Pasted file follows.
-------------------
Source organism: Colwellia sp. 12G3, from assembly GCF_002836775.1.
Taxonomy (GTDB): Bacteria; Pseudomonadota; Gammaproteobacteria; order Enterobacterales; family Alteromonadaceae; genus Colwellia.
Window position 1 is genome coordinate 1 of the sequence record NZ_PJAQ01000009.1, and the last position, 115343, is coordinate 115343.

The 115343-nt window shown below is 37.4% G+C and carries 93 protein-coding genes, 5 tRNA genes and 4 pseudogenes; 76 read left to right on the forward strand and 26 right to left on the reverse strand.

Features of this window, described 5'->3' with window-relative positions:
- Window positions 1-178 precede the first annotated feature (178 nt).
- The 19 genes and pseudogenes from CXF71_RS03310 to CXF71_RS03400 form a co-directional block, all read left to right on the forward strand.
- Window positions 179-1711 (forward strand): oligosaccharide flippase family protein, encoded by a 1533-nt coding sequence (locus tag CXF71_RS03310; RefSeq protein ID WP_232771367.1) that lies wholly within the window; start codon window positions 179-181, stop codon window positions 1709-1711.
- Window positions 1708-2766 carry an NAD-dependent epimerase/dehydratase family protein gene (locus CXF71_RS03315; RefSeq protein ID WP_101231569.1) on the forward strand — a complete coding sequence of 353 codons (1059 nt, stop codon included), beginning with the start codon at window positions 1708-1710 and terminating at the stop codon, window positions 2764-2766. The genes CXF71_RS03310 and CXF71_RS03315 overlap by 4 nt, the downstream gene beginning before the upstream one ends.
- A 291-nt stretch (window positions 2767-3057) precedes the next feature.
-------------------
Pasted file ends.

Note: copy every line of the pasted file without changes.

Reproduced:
Source organism: Colwellia sp. 12G3, from assembly GCF_002836775.1.
Taxonomy (GTDB): Bacteria; Pseudomonadota; Gammaproteobacteria; order Enterobacterales; family Alteromonadaceae; genus Colwellia.
Window position 1 is genome coordinate 1 of the sequence record NZ_PJAQ01000009.1, and the last position, 115343, is coordinate 115343.

The 115343-nt window shown below is 37.4% G+C and carries 93 protein-coding genes, 5 tRNA genes and 4 pseudogenes; 76 read left to right on the forward strand and 26 right to left on the reverse strand.

Features of this window, described 5'->3' with window-relative positions:
- Window positions 1-178 precede the first annotated feature (178 nt).
- The 19 genes and pseudogenes from CXF71_RS03310 to CXF71_RS03400 form a co-directional block, all read left to right on the forward strand.
- Window positions 179-1711 (forward strand): oligosaccharide flippase family protein, encoded by a 1533-nt coding sequence (locus tag CXF71_RS03310; RefSeq protein ID WP_232771367.1) that lies wholly within the window; start codon window positions 179-181, stop codon window positions 1709-1711.
- Window positions 1708-2766 carry an NAD-dependent epimerase/dehydratase family protein gene (locus CXF71_RS03315; RefSeq protein ID WP_101231569.1) on the forward strand — a complete coding sequence of 353 codons (1059 nt, stop codon included), beginning with the start codon at window positions 1708-1710 and terminating at the stop codon, window positions 2764-2766. The genes CXF71_RS03310 and CXF71_RS03315 overlap by 4 nt, the downstream gene beginning before the upstream one ends.
- A 291-nt stretch (window positions 2767-3057) precedes the next feature.